We will win though

During the past weeks, our nation has been awash in the issue of sexual assault as the Kavanaugh hearings placed it front and center in the news and on social media. The nuances of all those stories are intimately familiar for me and for many survivors. In my personal life, in my work in the battered women’s movement, and in supporting friends, I have seen how domestic and sexual violence is repeatedly dismissed denied and minimized. I have known crushing victim-blaming. I have watched how families and communities protect perpetrators with such striking consistency that it seems they are following some kind of shared cultural script. As this plays out again on a national stage, it confirms and enforces an oppression that many of have experienced personally and vicariously.

It can feel hopeless, like nothing will change. It can feel like basic power over our own bodies can be denied while the community decides to look the other way.

This fight has been waged for a very long time now. Sometimes we move ahead, and sometimes we fall back, but looking over the course of generations, we have made progress against gender-based oppression. The battles change, the tactics change, and there are sometimes retreats or detours, but none of what we are facing today is new. Backlash is no surprise. The impressive power of some of our adversaries is no surprise. The exhaustion, suffering and defeat we may feel is no surprise.

Our strength is no surprise either. In the long haul of this battle, many of us learn how to become warriors. We don’t learn it through formal training but through the messy process of hitting our own limits and then somehow finding the resources to learn and keep living. We learn it by looking unflinchingly at the truth even when it is excruciating. We learn it because our continued existence depends on it.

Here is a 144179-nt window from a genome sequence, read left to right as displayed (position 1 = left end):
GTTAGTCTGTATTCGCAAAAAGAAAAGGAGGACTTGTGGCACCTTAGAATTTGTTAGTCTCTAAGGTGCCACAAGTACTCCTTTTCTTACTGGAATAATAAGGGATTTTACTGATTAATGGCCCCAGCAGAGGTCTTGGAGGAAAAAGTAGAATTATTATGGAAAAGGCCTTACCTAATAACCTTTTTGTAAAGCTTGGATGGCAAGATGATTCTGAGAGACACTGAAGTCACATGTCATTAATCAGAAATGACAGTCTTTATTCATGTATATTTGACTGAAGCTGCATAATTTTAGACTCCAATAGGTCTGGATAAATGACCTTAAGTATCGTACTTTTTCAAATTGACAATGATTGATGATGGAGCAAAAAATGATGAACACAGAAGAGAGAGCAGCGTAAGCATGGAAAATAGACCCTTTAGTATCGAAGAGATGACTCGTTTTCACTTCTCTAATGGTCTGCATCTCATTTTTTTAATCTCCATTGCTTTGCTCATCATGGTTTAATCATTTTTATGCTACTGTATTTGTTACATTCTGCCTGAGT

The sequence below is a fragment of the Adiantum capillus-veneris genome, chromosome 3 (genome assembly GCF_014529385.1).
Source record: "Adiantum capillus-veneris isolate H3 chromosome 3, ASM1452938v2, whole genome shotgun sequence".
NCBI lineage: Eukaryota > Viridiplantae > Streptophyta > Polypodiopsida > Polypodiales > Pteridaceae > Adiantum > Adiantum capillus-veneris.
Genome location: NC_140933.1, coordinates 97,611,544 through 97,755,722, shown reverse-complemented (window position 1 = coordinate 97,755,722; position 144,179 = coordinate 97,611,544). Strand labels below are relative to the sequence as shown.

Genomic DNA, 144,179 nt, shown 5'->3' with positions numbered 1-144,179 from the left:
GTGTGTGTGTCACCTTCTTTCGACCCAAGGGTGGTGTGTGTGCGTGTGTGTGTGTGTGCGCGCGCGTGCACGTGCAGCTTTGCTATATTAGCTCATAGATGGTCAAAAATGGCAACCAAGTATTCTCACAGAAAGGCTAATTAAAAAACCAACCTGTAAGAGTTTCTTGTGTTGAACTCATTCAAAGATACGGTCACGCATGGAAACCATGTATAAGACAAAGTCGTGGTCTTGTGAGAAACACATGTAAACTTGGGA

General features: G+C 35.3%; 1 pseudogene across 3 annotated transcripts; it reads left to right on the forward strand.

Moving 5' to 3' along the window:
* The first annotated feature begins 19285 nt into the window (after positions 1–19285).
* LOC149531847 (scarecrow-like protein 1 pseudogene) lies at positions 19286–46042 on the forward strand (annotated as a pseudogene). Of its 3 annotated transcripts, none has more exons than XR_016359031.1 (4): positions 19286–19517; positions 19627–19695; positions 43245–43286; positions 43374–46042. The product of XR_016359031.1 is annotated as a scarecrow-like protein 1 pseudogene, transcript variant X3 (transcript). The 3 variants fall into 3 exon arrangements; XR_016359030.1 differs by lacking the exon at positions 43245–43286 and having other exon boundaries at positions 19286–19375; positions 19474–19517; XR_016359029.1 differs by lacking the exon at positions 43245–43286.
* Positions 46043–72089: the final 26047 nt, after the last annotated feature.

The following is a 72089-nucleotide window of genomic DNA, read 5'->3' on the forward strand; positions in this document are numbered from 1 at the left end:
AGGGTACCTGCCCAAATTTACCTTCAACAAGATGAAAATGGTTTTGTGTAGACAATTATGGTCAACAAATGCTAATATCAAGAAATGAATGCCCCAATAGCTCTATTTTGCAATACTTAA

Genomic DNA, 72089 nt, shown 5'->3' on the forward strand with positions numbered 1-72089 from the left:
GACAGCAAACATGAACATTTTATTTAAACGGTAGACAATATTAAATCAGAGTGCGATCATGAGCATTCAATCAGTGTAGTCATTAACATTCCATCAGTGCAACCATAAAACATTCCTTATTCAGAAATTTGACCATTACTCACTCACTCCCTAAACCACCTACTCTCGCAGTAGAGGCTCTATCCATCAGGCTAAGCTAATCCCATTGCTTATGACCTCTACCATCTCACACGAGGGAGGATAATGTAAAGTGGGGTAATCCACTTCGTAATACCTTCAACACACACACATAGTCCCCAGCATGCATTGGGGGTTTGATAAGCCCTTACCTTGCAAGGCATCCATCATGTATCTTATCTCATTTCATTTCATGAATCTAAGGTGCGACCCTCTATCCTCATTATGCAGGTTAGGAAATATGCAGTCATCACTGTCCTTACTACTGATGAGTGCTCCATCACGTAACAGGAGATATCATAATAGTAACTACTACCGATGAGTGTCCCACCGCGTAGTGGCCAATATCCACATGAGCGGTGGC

I am not using that phrase lightly. We are confronting deadly stuff. Some of us die because of the injuries we received in domestic and sexual violence, and many are lost through suicide or the ongoing complications that come as a result of trauma. Some of us lose huge parts of our lives to addiction that we accidentally stumbled into as a coping mechanism. Some of us are pulled into the false safety of denial where our lives can never unfold in wholeness. Some of us retreat into silence and submission to stay safe. Through all of this, we keep fighting against the awful weight of it, adjusting our tactics to the situations that present themselves.

As someone who sees herself as a combatant in a war on women, I have been thinking for a long time about what courage means. It has been hard for me to see myself as courageous because I am a gentle person, and in my personal battles against domestic and sexual violence, I always felt completely overpowered. None of those pictures fit my image of a strong, brave warrior. Over time, I have begun to see courage as moving towards a powerful vision even when everything we see suggests that the vision is unworthy or out of reach. It means coming back to fight for the vision even after we feel that we have let ourselves or others down in some way. It means continuing to resist, even when our actions seem insignificant or when we know that our hopes may not be reached.

Many of us have earned the badge of courage, and we will continue to wear it. We will continue to use it because we have no choice. We will continue to fight for our human rights, and over the course of generations, I believe we will continue to win.

By Hope Center volunteer Elizabeth O’Sullivan